Chicago SummerDance

Chicago SummerDance


From June to October, Chicago comes alive. It wakes up from its cold and long winter slumber and turns into a vibrant and multicultural city with tons of street, art, and music festivals. You have the Chicago Blues Festival and Pride Fest in June, Taste of Chicago and Lollapalooza in July, the Chicago Air and Water Show in August, and the Chicago Jazz Festival in September. In addition, each neighborhood organizes its own street fest, so there are more than enough things to do in Chicago during the summer.

One of the events I am most excited about is the Chicago SummerDance series, which is offered by the Chicago Department of Cultural Affairs and Special Events. It is a series of free dance lessons set to live music on an open-air dance floor in Grant Park, right across the street from Columbia. Every Friday, Saturday, and Sunday from June 24 to September 11, people from different cultural backgrounds come together to learn some steps and dance with each other. Every day features a different style of dance, including ballroom, Latin, folk, hip-hop, tap, line, jazz, Irish, African—you name it. It is an incredible opportunity to move with each other, learn new moves, and gain a better understanding of different cultures.

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As part of the Dance/Movement Therapy and Counseling curriculum, incoming first-year students are required to attend at least three summer dance sessions by mid-August. In my opinion, this is primarily to make students sensitive to different cultures; to different ways of moving; to the feelings evoked when dancing with someone whom have never met before and you maybe wouldn’t interact with otherwise; and to your own sensations, images, feelings, and thoughts during the experience.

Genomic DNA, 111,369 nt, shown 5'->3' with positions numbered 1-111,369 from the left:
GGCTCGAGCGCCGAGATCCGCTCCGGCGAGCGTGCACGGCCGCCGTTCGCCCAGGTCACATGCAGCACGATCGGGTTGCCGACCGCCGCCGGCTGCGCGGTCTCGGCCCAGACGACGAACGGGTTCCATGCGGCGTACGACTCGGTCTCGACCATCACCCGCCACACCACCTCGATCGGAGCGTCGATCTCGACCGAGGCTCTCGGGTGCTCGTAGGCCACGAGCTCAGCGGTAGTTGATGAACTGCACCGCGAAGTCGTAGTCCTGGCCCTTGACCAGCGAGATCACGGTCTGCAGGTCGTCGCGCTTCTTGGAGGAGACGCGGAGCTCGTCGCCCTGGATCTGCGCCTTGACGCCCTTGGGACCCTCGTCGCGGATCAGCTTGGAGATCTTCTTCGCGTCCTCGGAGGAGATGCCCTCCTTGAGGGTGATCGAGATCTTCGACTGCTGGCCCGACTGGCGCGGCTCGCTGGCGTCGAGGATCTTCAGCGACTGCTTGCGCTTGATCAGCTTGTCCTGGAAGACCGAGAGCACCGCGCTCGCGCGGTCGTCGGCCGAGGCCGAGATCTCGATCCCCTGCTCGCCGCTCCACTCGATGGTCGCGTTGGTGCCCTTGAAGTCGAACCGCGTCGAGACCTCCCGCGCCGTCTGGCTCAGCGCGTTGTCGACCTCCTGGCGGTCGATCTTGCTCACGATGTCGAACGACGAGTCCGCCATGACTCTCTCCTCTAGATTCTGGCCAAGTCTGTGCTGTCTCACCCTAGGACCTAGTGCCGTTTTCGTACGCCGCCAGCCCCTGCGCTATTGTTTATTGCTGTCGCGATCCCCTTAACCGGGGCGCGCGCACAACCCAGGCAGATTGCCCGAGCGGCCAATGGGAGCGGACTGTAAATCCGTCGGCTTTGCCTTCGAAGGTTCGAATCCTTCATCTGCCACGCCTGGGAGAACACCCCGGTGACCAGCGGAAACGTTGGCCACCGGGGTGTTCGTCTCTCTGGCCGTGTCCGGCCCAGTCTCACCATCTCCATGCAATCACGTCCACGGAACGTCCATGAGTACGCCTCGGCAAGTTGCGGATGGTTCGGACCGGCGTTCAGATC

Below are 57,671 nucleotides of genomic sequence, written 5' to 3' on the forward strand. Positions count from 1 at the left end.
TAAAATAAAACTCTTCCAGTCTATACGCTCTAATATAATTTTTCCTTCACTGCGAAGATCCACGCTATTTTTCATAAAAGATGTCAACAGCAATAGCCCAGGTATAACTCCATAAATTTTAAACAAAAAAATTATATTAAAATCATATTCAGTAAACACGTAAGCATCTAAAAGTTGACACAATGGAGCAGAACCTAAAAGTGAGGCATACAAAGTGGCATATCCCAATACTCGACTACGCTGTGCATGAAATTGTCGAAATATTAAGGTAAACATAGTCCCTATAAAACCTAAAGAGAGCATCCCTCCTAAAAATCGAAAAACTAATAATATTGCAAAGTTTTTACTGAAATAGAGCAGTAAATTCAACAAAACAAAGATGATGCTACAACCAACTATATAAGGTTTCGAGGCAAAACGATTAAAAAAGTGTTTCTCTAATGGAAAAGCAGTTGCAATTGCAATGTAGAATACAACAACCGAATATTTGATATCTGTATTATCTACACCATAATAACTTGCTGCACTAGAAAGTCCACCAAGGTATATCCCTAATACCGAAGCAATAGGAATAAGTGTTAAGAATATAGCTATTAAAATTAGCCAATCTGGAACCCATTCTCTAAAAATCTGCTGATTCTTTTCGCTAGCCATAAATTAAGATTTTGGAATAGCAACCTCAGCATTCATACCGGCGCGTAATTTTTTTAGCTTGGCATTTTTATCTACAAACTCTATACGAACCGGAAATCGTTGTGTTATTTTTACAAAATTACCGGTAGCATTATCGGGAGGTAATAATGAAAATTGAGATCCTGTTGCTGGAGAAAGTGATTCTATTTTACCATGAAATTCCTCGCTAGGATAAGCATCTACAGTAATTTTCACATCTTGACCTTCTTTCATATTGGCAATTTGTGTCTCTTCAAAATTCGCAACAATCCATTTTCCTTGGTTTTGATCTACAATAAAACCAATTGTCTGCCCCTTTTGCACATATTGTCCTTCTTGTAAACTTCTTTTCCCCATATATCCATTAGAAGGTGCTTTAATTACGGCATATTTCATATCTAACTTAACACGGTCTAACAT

I remember that I was quite overwhelmed when I attended my first SummerDance lesson. I was never a “touchy” person so the image of having to dance with someone I have never met before and in close proximity made me anxious. I was totally occupied with my own sensations, images, feelings, and thoughts and not really able to be in the relationship with the person/people I was dancing with.

I was fascinated by myself when I returned this year after completing the program. My whole perspective had shifted. I was able to be fully engaged in the relationship with my dance partner, be sensitive to their experiences as well as mine. I still don’t like dancing in too close proximity with someone I don’t know (just a movement preference I guess), but I am more able to accept those feelings and to stay present in the moment regardless. I can’t believe how much I have grown and learned over the past two years and it’s nice to have such experiences. Check out the SummerDance website for more information.

LET’S KEEP ON DANCING! :)

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